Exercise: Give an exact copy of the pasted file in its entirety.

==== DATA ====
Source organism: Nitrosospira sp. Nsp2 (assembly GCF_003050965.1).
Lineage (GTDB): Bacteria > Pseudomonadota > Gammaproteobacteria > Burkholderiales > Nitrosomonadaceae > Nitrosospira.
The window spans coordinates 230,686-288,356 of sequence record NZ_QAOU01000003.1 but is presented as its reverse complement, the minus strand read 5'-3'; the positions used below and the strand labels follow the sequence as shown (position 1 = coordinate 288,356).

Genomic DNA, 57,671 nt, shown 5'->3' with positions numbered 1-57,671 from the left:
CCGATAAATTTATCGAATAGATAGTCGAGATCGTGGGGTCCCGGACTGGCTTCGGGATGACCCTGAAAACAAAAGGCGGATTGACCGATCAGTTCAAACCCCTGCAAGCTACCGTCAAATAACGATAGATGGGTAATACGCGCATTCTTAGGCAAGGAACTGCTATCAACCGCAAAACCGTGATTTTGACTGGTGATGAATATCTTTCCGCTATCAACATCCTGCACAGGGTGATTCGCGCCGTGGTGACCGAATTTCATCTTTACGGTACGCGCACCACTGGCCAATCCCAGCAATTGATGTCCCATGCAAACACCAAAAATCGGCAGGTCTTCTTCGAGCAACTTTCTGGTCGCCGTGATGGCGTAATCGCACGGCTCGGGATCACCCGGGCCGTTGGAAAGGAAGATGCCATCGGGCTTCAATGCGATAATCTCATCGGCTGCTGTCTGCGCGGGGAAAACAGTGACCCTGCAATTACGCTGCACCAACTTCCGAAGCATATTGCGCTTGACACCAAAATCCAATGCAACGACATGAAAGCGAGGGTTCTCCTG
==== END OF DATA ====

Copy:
Source organism: Nitrosospira sp. Nsp2 (assembly GCF_003050965.1).
Lineage (GTDB): Bacteria > Pseudomonadota > Gammaproteobacteria > Burkholderiales > Nitrosomonadaceae > Nitrosospira.
The window spans coordinates 230,686-288,356 of sequence record NZ_QAOU01000003.1 but is presented as its reverse complement, the minus strand read 5'-3'; the positions used below and the strand labels follow the sequence as shown (position 1 = coordinate 288,356).

Genomic DNA, 57,671 nt, shown 5'->3' with positions numbered 1-57,671 from the left:
CCGATAAATTTATCGAATAGATAGTCGAGATCGTGGGGTCCCGGACTGGCTTCGGGATGACCCTGAAAACAAAAGGCGGATTGACCGATCAGTTCAAACCCCTGCAAGCTACCGTCAAATAACGATAGATGGGTAATACGCGCATTCTTAGGCAAGGAACTGCTATCAACCGCAAAACCGTGATTTTGACTGGTGATGAATATCTTTCCGCTATCAACATCCTGCACAGGGTGATTCGCGCCGTGGTGACCGAATTTCATCTTTACGGTACGCGCACCACTGGCCAATCCCAGCAATTGATGTCCCATGCAAACACCAAAAATCGGCAGGTCTTCTTCGAGCAACTTTCTGGTCGCCGTGATGGCGTAATCGCACGGCTCGGGATCACCCGGGCCGTTGGAAAGGAAGATGCCATCGGGCTTCAATGCGATAATCTCATCGGCTGCTGTCTGCGCGGGGAAAACAGTGACCCTGCAATTACGCTGCACCAACTTCCGAAGCATATTGCGCTTGACACCAAAATCCAATGCAACGACATGAAAGCGAGGGTTCTCCTG